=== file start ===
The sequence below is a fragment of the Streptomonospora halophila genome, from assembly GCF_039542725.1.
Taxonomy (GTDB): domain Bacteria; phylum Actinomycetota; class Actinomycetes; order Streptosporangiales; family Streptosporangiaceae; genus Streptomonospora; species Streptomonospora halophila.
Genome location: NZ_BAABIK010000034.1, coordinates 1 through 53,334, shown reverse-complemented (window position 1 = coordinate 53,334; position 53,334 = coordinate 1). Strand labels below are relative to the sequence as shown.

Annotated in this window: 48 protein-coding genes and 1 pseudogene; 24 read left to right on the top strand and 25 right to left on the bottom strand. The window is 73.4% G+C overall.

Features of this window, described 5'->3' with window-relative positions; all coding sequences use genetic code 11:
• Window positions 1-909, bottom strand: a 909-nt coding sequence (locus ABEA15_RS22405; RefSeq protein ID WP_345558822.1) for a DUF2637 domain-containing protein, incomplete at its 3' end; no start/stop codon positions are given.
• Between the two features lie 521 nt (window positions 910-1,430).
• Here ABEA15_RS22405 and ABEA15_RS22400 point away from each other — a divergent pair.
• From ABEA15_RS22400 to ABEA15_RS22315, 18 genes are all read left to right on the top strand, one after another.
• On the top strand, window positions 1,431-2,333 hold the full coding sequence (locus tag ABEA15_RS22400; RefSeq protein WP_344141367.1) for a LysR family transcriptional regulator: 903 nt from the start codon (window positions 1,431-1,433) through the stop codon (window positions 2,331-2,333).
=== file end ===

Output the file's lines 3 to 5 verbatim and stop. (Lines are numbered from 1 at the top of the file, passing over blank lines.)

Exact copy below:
Genome location: NZ_BAABIK010000034.1, coordinates 1 through 53,334, shown reverse-complemented (window position 1 = coordinate 53,334; position 53,334 = coordinate 1). Strand labels below are relative to the sequence as shown.

Annotated in this window: 48 protein-coding genes and 1 pseudogene; 24 read left to right on the top strand and 25 right to left on the bottom strand. The window is 73.4% G+C overall.

Features of this window, described 5'->3' with window-relative positions; all coding sequences use genetic code 11: